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Thom
Bennett

Website & graphic design

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Don’t Set the Bar Low for Your Creative Business

Thursday, November 17th, 2011

If we refuse to work to improve, we will suffer our own ennui.

It is not megalomania to say you are going to be the next so and so. Why not you? Presuming talent, desire, fortitude, courage and a heavy dose of good fortune, making your vision a reality is a distinct possibility. To which, I am amazed at how low the bar most creative business owners (and their businesses) set for themselves. Be it money, icons, volume or quality of work, the relative value between you and them makes no sense to me.

Why would you want your business that does $200,000 now to make $350,000 in 3 years? If you are happy with the $200,000 then you need not want $350,000. But if you want $350,000, then $1,000,000 would be more appropriate. Irony of all ironies, you are far more likely to put the effort necessary to get to $1,000,000 than you are to $350,000, so your chances of getting the $1,000,000 are far greater than getting to $350,000. Your first million is impossible, your second inevitable.

And although I am categorically against looking into someone else’s wallet or their lawn, if you must, make sure it is worthy of your envy. You may marvel at the price a fashion designer can command for couture gowns, but take no note of how badly her reputation for service is in the industry. What glitters on the outside, probably does not on the inside. You cannot eat sparkle.

All of the comparing, contrasting, self-flagellation, self-aggrandizement, and posturing, makes me wonder what league you want to play in? I just watched the first episode of ‘The Next Iron Chef’, Super Chef’s edition. In the episode, Spike Mendelsohn, who came fourth in Season 4 of Top Chef, lost his cook-off to Marcus Samuelsonn, one of the greatest chefs of this generation and winner of Top Chef Masters. Spike has come a long way since Top Chef and cooked an amazing dish. Marcus was just better. Disappointment? Sure. Shame? None. Of course, this is television. However, you only have to read Anthony Bourdain’s last book, Medium Raw, to understand how competitive chefs as a group are. Spike wanted to win and thought he could. Being worst of the best served Spike well and will most certainly only help his career in Washington, DC.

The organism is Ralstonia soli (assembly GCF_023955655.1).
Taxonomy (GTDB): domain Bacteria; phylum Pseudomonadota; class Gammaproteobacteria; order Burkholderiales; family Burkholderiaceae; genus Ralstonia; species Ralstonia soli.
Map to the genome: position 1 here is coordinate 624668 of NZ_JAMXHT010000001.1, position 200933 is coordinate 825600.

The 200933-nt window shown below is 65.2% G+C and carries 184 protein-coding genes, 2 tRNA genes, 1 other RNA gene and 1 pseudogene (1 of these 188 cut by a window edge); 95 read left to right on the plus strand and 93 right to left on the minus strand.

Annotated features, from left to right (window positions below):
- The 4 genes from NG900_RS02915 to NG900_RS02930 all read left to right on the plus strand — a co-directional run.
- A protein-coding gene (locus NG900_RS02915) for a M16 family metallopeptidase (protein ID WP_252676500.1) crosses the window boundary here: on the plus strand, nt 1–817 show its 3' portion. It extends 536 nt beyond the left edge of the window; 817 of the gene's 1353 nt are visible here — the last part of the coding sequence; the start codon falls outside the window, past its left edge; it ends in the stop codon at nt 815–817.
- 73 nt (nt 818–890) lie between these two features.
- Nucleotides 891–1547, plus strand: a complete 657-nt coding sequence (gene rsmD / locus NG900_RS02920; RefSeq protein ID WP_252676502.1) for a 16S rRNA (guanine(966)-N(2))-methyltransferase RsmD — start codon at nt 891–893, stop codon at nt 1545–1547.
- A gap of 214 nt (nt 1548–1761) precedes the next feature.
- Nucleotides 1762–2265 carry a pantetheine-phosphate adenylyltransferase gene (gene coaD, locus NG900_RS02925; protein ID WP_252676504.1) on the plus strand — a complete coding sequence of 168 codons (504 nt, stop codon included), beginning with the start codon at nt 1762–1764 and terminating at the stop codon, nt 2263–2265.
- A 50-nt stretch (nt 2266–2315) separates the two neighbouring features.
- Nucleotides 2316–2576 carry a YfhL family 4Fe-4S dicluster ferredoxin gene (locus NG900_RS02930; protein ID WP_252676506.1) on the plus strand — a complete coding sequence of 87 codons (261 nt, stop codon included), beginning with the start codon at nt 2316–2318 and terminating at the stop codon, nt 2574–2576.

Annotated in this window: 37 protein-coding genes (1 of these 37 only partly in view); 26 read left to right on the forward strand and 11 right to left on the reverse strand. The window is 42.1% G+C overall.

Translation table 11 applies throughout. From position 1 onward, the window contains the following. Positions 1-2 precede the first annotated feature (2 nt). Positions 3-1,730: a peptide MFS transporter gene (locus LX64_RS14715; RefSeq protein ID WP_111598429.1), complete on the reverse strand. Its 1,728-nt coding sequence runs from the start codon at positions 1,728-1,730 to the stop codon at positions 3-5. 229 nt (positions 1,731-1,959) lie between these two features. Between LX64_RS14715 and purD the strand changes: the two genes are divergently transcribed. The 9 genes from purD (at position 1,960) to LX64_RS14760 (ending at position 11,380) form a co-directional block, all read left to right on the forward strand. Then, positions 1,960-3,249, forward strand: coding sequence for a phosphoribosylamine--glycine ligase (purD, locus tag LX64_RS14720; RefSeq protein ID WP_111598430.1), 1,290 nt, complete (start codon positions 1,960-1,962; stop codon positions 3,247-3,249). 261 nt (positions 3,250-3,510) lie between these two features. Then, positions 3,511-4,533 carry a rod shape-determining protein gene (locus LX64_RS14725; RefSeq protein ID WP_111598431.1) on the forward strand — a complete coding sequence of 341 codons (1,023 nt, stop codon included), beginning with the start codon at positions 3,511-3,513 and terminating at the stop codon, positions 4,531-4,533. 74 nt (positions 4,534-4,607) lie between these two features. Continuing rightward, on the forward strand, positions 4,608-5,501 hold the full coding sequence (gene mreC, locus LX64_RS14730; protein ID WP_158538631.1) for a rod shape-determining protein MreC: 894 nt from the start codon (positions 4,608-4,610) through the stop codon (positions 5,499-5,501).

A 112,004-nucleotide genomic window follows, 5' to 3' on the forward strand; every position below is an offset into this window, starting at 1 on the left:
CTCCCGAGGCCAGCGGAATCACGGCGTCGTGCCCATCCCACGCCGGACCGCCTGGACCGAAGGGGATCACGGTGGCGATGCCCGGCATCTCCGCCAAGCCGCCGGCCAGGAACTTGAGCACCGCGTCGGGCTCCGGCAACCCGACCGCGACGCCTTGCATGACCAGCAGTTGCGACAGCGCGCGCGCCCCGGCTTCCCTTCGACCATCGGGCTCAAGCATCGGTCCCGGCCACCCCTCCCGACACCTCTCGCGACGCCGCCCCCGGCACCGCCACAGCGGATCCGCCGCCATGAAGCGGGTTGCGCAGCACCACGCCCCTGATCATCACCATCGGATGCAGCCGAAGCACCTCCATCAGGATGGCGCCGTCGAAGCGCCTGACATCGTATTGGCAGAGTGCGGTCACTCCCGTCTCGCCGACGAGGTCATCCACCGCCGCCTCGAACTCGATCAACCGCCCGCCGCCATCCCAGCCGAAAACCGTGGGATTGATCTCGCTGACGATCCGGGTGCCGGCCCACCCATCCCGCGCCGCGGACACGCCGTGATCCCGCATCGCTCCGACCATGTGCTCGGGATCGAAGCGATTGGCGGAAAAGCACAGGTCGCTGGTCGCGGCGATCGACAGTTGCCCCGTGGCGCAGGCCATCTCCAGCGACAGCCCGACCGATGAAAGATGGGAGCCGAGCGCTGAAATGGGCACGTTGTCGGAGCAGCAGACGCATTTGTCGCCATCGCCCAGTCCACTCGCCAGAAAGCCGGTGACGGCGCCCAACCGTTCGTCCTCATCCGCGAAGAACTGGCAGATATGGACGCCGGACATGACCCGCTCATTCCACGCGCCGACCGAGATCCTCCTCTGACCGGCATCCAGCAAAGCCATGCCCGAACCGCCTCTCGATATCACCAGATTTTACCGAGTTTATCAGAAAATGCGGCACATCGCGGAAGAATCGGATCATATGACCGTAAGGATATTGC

We all must seek to be better. If we refuse to work to improve, we will suffer our own ennui. However, if we move only to say we caught the turtle, we are kidding ourselves. Dare yourself to play with the big girls. You might get squished but probably not. Either way, you will learn what it takes to get where you want to go. You may discover that you do not want to be there at all. That is actually better than good. Then you can set about staying where you are, living there, savoring that you are there.

The point is to find your focus, be truthful about your and your creative business’ purpose and to deliver it. Floating around on talent is its own myopia. So is turning a $200,000 creative business into a $350,000 one. Dare yourself to be better than your hopes.

Cover and top image (CC) by thriol via Flickr

This is a cross-post from The Business of Being Creative.

Sean Low is the Founder and President of The Business of Being Creative, a consulting firm focused on providing practical advice to those in the business of being creative. Prior to founding The Business of Being Creative, Sean spent six years as the President of Preston Bailey Design, Inc. representing Preston in his business endeavors around the world. Sean has a law degree from the University of Pennsylvania and his twenty years of business experience ranges from law, investment banking, financial executive to small business owner.

View more at:
http://www.designtaxi.com/article/101745/Don-t-Set-the-Bar-Low-for-Your-Creative-Business/

If we refuse to work to improve, we will suffer our own ennui.

It is not megalomania to say you are going to be the next so and so. Why not you? Presuming talent, desire, fortitude, courage and a heavy dose of good fortune, making your vision a rea…